Halloween
#1
Too late for this year, but just wondering how everyone approaches Halloween with small children -

I don't have a problem with kids dressing up as Cowboys and Indians, astronauts, and other innocent things, and trick-or-treating isn't inherently bad -

However, the culture that goes with Halloween is pretty polluted with the darker, demonic elements. Besides my own experiences at Halloween parties in college, in a former life I worked retail and saw first-hand the costumes and decorations that people were buying. As Catholics, we obviously don't want to participate in that.

Is it possible to celebrate "innocent" Halloween without exposing our children to the other things? Also, I'm pretty uncomfortable with walking up to random houses to ask total strangers to give my children candy. The world just does not feel as safe as it used to.

I guess I'm just asking if other traditional parents have decided that there are positives to trick-or-treating or if the negatives are too great.

Also, do you arrange alternatives, such as Halloween or All-Saints parties?

Thanks,

-New-ish Dad.
Filioli mei, non diligamus verbo neque lingua, sed opere et veritate.

Vos omnes amatores pulcherrimae linguae ecclesiae nostrae, videte filum quo de rebus sanctis profanisque colloqui possumus.
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#2
I understand your concerns and you are right to have them.
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Gone are the days when you released the kids to run the neighborhood to collect candy.
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We have small and medium kiddos.  The medium likes scary stuff, has watched scary/horror movies with his other grandmother since he was young (no, I don't like it, but no one asked me) and wore scary costumes if he could convince the adults to buy them.  The smaller one doesn't like too much scary (no horror movies for him, I made sure of that) and prefers SuperHero costumes, Ninja costumes, etc.  He was also a mummy once.  If you are going to buy a costume plan to buy it early in the season so you have more choices.
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For trick or treating the kids no longer go door to door.  Where we are there are churches that do "trunk or treat" in the church parking lot -members of the church park their cars and give out candy - and this is VERY popular, this year there was a line to get into the parking lot.  Most give out candy, a couple give out small non-denominational gifts.  It works out wonderfully.  We have also taken the kids to the mall to trick or treat from store to store.  The kids must be polite and say thank you for each and every gift.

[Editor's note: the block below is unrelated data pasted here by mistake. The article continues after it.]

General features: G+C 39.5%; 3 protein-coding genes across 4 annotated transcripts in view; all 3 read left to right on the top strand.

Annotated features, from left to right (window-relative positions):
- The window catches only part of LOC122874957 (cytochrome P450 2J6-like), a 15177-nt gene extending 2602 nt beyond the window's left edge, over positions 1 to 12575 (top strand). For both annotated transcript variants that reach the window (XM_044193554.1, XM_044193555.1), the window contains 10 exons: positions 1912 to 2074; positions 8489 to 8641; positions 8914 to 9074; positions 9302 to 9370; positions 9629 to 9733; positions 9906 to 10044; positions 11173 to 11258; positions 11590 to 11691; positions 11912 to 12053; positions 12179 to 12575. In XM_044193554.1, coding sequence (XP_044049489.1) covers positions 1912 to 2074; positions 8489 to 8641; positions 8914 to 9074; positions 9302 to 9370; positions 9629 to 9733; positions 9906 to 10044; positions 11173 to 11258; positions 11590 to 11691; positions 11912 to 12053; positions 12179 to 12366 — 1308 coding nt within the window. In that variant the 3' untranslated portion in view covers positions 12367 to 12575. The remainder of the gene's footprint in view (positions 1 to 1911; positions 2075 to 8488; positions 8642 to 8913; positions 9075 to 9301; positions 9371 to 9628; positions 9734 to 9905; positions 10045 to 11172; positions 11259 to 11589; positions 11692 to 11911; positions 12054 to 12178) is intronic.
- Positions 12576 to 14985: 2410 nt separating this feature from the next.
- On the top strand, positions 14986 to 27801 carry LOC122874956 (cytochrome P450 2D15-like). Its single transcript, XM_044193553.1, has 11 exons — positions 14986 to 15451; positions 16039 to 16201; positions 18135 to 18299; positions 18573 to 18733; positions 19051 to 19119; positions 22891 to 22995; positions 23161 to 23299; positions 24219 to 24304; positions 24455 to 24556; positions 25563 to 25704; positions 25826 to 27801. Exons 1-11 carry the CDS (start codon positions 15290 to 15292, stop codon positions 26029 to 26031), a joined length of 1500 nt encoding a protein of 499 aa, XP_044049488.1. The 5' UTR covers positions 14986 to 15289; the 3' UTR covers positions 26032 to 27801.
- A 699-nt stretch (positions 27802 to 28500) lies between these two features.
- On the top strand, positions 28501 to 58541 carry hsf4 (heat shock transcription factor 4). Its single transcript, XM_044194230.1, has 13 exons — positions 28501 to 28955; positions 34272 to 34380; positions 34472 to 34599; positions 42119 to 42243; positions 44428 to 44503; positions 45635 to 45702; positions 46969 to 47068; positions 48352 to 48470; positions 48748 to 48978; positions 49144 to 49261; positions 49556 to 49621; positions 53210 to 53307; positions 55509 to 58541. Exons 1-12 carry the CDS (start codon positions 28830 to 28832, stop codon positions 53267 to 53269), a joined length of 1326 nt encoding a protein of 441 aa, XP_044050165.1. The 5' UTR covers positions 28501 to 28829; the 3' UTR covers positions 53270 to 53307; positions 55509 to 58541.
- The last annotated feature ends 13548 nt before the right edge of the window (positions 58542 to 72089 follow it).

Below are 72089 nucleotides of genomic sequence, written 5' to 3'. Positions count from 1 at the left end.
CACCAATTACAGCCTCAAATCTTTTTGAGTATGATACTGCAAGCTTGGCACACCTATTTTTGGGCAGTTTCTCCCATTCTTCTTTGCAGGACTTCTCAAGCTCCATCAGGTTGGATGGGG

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You will have to work to keep Halloween fun.  Think about keeping it a combination of Halloween and Fall Harvest.  Pumpkins, of course.  Fall décor.  Making your own Halloween decorations out of paper.  Make caramel apples at home.  Jump into a pile of leaves.  Maybe silly skeletons.  Some "old fashioned" decorations are quite cute, little children popping out of pumpkins and such.  Bobbing for apples and other child friendly games.
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Halloween can still be a lot of fun.
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#3
I love Hallowe'en a lot. All kinds of fun, and the day I read "Little Orphan Annie" to my grandson when he gets done Trick-Or-Treating (with his Dad and Uncle accompanying him). If I had more kids around me, I'd throw big parties.

The FishEaters page on Hallowe'en (FishEaters > Being Catholic > Seasonal Customs > Hallowe'en) might help you: https://www.fisheaters.com/customstimeaf...t12aa.html
T h e   D u d e t t e   A b i d e s
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#4
I’d just dress them up as a red little devil, and have them go from house to house saying “sell me your souls!”
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#5
Totally understand your concern. But remember, at its roots, Halloween is a Catholic holiday. The godless, pagan society we live in has contaminated so many of our holy Traditions. Don't let what the pagans do bother you.